“Who’s the big fat b*stard sleeping next to you???” asked Our Man At The Bar.

“My learned counsel, M’Lud, the esteemed Paul “Hiccup” McMenamin, fresh from his recent triumphs at Schroeders Bar, girded of loin and fully primed to fight my corner…”

“If Your Graces please,” roared The McMenamin, lurching upright in full flight.

“You see before you a pillar of the Westport Bar, a champion of the underdog, a brief among briefs, a towering exemplar of the finest traditions and someone who can truly claim to be bigger than Ben Hur…”

“But greater than all this, Your Eminences, he prostrates himself before you a Bedean…A proud product of that finest nurturer of all that is good – St Bede’s College…Who did it hiiiiiis way…”

“Who among you would break this Dougie on a wheel???” bawled The McMenamin, flayling his arms about and dancing a wee jig on the Bench.

“He’s coming on a big rich, isn’t he???” sniffed The Scunner..

“And furthermore – speaking of getting rich -  Mr Taffs is sparing no expense in paying me to clear his good name…” bellowed The McMenamin.

“Er…hang on a minute, Big P, I’m not sure that’s in the deal…”a flushed Dougie squawked.

“Do we need to hear any more of this nonsense???”said Judge Jock.

"You won't be hearing from the other side," confided The McMenamin. "I hung one on him out the back at morning tea..."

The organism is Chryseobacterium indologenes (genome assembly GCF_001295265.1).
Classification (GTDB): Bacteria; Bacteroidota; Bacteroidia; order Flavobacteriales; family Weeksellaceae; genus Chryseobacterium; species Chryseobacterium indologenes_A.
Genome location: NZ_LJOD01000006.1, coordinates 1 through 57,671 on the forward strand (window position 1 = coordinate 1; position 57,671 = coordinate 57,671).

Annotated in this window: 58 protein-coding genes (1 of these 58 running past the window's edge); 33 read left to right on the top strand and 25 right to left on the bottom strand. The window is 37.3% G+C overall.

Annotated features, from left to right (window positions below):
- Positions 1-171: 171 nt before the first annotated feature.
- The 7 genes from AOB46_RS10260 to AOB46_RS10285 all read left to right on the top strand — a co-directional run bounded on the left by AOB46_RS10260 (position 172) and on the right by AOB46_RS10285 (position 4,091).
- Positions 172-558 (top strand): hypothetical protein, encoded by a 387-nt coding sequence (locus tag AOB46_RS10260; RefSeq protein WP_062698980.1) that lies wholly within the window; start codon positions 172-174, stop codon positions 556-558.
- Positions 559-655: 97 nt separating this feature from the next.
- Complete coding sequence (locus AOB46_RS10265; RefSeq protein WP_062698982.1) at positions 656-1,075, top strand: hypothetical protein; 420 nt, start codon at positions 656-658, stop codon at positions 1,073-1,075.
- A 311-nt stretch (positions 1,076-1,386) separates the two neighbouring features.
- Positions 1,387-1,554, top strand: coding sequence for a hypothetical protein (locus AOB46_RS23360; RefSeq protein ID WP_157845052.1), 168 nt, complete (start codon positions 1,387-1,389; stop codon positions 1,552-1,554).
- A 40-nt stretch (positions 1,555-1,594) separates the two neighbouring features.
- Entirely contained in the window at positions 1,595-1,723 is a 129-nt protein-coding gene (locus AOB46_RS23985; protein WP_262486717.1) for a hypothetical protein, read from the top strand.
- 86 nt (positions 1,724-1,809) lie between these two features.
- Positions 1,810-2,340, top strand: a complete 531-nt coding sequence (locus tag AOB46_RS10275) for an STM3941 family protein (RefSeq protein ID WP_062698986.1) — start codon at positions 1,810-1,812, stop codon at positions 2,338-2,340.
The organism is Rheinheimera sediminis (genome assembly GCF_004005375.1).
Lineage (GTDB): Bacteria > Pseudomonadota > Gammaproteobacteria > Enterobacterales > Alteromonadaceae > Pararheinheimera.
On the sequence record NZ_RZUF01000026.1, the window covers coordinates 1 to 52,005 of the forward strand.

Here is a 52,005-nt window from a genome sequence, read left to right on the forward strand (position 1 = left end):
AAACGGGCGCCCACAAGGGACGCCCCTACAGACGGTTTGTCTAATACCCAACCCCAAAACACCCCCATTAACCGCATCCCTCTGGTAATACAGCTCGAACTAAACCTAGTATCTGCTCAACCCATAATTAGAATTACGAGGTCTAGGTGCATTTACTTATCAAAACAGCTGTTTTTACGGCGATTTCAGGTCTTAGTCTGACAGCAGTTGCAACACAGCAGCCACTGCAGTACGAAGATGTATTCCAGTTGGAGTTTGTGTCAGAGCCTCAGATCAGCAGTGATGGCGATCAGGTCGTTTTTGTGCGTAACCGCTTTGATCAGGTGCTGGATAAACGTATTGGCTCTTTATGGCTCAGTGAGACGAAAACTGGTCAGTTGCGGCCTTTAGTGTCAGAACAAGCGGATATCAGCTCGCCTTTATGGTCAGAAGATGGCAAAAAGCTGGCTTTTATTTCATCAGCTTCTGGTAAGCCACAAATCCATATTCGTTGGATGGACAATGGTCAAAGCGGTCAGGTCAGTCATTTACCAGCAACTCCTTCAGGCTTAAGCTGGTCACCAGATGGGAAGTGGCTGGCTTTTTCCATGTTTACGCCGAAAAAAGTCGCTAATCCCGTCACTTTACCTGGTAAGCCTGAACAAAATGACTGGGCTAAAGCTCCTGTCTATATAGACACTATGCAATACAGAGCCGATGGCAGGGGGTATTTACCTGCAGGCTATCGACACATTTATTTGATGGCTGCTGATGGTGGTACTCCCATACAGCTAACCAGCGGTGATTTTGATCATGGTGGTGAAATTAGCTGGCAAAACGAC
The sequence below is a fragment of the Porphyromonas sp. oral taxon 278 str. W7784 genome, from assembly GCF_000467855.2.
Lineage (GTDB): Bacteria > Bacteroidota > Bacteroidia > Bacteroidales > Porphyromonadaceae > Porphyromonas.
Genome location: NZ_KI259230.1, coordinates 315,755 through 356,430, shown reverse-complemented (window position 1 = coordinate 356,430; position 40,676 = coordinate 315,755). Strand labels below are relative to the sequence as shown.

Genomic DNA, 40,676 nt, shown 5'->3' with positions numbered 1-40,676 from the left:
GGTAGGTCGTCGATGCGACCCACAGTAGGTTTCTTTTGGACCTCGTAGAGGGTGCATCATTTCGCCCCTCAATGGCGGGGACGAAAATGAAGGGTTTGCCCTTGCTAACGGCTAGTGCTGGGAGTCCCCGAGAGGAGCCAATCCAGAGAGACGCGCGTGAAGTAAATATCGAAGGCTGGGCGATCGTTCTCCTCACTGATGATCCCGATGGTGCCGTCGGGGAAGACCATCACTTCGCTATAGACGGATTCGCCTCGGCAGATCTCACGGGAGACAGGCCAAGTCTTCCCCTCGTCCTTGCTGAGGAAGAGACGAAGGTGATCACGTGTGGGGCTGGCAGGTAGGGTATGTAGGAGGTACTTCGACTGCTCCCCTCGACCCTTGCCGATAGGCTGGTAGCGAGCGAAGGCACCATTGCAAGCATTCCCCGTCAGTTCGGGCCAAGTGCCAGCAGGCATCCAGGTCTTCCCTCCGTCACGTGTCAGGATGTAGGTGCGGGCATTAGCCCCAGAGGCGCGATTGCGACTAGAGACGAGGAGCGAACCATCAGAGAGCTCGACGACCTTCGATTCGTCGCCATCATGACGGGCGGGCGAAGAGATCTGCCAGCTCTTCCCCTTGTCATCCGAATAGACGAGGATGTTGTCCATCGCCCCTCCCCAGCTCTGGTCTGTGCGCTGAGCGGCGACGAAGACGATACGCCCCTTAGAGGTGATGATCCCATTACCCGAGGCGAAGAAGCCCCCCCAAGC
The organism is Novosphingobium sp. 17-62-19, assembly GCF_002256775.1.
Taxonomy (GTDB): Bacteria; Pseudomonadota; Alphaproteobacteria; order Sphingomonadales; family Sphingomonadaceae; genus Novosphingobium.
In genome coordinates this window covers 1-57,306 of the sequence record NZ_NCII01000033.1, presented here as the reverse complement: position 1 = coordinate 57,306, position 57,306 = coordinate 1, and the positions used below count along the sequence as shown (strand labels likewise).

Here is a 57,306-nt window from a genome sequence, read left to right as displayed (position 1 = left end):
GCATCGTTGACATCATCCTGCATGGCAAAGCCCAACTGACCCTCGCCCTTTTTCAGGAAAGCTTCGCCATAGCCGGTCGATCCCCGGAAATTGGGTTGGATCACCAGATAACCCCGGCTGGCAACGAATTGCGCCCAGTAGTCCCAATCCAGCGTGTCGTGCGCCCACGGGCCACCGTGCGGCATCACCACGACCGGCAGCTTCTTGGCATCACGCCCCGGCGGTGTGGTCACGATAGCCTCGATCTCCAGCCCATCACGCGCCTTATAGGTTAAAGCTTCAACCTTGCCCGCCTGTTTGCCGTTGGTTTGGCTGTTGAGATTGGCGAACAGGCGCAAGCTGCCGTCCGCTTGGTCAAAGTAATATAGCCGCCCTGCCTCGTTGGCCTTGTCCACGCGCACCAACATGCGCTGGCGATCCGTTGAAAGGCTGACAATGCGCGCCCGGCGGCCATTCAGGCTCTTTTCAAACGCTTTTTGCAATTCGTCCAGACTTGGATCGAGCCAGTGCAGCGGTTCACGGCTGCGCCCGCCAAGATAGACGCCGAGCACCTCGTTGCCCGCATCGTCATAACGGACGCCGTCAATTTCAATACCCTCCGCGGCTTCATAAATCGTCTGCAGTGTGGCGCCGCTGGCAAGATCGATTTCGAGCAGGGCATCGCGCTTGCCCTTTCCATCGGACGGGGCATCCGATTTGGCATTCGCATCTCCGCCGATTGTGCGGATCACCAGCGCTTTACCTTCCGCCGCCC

“This fellow is clearly innocent of everything and for the umpteenth time a cruel victim of First Four Ships jealousy…Mr McMenamin, you are free to go…”

“It’s not him, numbskull, it’s the little bloke - the imp,” hissed Judge Jock.

The verdict:

“Stand up, Mr Taffs (“He is standing,” wheezed OMATB)…This tribunal agrees with everything said on your behalf…"

“We have taken into consideration your unselfish contribution to police staff retention in remote areas; your fondness for ladies’clothing; your assurance you take no more than three or four 7oz beers a day; your admirable history of commitment to the legal aid trough; your selfless support for the taxi sector; your previous service as a Hong Kong prosecutor and your life-long dedication to tax law.”

“All this and more makes you eminently qualified for the position you have applied for and therefore it is my pleasure to…”intoned Judge Jock…

Next time:
New Chief Justice a surprise to some…

Relevant Footnote:
Judge Jock did not recuse himself from this case.

He has known Dougie Taffs in and out of court for more than 30 years, photographed his wedding, the legendary after-match function and a few knees-ups in John Milligan’s Chambers to boot, shouted him the equivalent of a few kegs of beer, dragged him out of numerous scrapes, told lies as to his wherabouts, and backed his promotion to the Garden Ornament Board as well as enjoying many “7oz glass” escapades.

Judge Jock’s candid photo files tell more of the life and times of one of the South Island’s colourful lawyers and he takes no pleasure from the fellow's current pickle.

“Who breaks a butterfly on a wheel,” editorialised William Rees-Mogg, of The Times, in 1967, when challenging Rolling Stone Mick Jagger’s custodial sentence on a minor drugs charge.

Watch this space.